Godzilla - Cinema Review

'Aaron Taylor-Johnson follows Godzilla around the globe by accident, like Clouseau with less laughs'

Godzilla outperforming Warner Bros. expectations has a negative side for moviegoers beyond the fact that it's likely we're going to have to sit through another one of these films in the near future. Whilst presentationally the films may appear to have few similarities it soon becomes clear what Godzilla actually is: this is a similarly globe-trotting, franchise-friendly version of Pacific Rim. When the numbers for that film came in Warners must have been dreading the performance of Gareth Edwards' monster reboot. For 'exceed expectations' then, read: 'relief'. You can also likely kiss goodbye to Warners fronting up the cash for a monster film with no previous track record again.

There's sadly even more in common with the two films than meets the eye. Like Pacific Rim, Godzilla is a gigantic disappointment. The marketing department have done a good job of presenting this as an intelligent Action film, but beyond two or three well designed set pieces, full of spectacle, there's as little reason to recommend Godzilla as there is Guillermo del Toro's film.

The problems are rooted in the human contingent. Representing the audience is Ford Brody (Aaron Taylor-Johnson), the ultimate man in the wrong place at the wrong time. Following Godzilla around the globe by accident, like Clouseau with less laughs, there's an argument that though ATJ is there to allow us to see everything, he isn't the film's leading man. It's a fairly flippant criticism but try to keep track of how many lines he has. Twenty? Thirty? That might be overly generous.

Certainly it seemed that David Strathairn had more, playing the US Admiral in charge of everything, but even he probably only gets the normal amount assigned to a minimal support turn. If Godzilla is the protagonist then at least Strathairn has some influence over him, more than you can ever say for ATJ, but like Bryan Cranston and particularly Elizabeth Olsen, who really gets nothing to do, Strathairn's level of import and influence is limited. The real problem is not that he and others aren't developed, it is how their character influence unfolds. This was meant to be an intelligent monster movie from the man who made the intelligent Monsters. The best this can come up with? Yet another discussion on whether we should use nukes against the giant alien enemy or not. For that to even be discussed in a film about a beast borne from nuclear power, you've had to go a very long way into 'stupid' indeed.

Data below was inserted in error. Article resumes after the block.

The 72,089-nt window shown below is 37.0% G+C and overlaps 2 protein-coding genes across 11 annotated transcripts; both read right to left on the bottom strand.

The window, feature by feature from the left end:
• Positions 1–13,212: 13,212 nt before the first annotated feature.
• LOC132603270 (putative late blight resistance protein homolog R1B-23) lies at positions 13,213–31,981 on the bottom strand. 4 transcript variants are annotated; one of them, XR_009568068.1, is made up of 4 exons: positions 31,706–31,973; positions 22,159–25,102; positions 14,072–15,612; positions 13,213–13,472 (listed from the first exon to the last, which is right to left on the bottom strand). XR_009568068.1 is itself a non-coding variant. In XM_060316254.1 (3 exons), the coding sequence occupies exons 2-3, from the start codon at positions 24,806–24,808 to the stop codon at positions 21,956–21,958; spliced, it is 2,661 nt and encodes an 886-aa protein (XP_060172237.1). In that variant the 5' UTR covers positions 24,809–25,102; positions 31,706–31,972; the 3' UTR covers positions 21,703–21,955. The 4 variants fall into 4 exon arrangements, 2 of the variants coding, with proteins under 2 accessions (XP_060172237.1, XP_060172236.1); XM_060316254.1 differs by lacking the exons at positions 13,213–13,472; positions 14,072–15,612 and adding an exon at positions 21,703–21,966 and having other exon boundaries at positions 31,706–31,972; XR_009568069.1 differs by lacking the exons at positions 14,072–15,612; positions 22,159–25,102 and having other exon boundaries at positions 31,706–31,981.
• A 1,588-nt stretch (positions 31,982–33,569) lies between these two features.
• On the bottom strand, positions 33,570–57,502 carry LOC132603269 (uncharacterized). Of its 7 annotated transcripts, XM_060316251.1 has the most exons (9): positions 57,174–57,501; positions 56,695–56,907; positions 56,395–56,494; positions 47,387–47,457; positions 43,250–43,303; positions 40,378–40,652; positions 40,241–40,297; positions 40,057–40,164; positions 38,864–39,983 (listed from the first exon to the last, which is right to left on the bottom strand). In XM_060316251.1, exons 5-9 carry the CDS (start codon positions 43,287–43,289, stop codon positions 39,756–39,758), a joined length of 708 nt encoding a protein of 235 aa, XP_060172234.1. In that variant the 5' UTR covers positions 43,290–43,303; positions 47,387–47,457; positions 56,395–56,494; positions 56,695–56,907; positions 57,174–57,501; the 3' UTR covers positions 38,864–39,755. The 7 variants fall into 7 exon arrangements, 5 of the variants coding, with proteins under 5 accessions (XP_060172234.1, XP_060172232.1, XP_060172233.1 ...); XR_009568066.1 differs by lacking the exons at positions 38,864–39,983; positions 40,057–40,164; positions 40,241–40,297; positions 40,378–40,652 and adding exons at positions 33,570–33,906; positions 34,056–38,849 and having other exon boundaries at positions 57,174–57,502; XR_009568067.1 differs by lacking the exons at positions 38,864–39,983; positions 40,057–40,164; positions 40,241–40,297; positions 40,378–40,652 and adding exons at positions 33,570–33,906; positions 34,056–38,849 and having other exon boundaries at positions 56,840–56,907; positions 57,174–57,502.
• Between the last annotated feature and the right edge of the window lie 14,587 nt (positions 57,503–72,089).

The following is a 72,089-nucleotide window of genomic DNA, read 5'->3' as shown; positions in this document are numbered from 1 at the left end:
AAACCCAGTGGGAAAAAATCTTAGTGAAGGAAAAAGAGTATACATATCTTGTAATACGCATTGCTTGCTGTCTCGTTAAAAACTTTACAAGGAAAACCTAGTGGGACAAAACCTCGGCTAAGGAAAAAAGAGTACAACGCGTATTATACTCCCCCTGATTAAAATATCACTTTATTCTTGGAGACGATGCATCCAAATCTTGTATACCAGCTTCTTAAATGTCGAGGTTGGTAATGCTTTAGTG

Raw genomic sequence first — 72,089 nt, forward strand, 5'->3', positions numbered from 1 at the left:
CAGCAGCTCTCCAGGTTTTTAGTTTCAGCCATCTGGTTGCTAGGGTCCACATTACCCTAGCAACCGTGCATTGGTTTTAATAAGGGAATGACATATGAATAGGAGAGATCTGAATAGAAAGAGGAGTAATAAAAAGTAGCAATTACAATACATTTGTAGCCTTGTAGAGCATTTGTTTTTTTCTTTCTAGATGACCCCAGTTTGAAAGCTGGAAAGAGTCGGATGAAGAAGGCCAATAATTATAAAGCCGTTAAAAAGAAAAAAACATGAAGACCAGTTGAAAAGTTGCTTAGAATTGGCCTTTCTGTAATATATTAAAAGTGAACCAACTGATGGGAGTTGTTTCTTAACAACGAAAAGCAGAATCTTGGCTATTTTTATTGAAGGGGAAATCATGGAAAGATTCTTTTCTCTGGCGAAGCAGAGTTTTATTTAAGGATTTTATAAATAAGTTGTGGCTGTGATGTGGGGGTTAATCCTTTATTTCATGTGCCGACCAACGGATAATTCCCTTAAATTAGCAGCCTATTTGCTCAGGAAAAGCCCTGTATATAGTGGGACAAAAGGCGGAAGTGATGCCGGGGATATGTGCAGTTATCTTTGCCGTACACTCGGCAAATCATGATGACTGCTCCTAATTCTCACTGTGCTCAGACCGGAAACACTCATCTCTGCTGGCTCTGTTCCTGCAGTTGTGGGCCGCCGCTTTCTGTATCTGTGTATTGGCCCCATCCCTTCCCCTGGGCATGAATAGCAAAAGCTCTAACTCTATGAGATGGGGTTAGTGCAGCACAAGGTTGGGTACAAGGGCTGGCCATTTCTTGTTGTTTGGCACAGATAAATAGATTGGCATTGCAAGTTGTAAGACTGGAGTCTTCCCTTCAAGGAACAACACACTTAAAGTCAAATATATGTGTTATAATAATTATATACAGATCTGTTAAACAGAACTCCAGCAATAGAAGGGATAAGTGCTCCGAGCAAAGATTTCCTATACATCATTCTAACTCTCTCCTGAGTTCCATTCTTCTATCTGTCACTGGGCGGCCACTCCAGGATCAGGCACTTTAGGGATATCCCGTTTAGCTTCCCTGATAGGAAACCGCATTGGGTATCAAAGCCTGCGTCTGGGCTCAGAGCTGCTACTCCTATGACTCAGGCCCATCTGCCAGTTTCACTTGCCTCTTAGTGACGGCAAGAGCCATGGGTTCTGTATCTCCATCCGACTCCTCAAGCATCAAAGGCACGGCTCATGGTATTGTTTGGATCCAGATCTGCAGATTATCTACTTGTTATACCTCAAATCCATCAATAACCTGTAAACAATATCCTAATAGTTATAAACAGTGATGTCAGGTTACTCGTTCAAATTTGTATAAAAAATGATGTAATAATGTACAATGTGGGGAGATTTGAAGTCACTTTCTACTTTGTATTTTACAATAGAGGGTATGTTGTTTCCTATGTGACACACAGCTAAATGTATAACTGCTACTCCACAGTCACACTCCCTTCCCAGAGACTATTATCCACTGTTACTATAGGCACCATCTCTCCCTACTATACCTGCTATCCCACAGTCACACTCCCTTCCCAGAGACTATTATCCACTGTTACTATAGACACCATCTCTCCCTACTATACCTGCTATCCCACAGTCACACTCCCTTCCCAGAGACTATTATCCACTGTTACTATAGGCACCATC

And that is, unfortunately, what this film turns out to be. It features the same stupid military mistakes you can see from the very first Action films, the same stupid lines like 'I'll come back for you', the same ridiculously large finale which doesn't really have anything to say and so blows everything up instead; not that it doesn't look great whilst doing so.

That Edwards - again, a man who made a monster movie about things - has been given the ultimate monster about something and squandered the opportunity to comment on anything is really a bit of a travesty. The best Godzilla can manage is a handful of nods to discussions about nuclear, hardly the pressing topic of the moment on the world agenda. The terrible beast that once undercut world superpowers to make important points about global events? I am afraid he has been tamed.





By Sam Turner. Sam is editor of Film Intel, and can usually be found behind a keyboard with a cup of tea. He likes entertaining films and dislikes the other kind. He's on , Twitter and several places even he doesn't yet know about.

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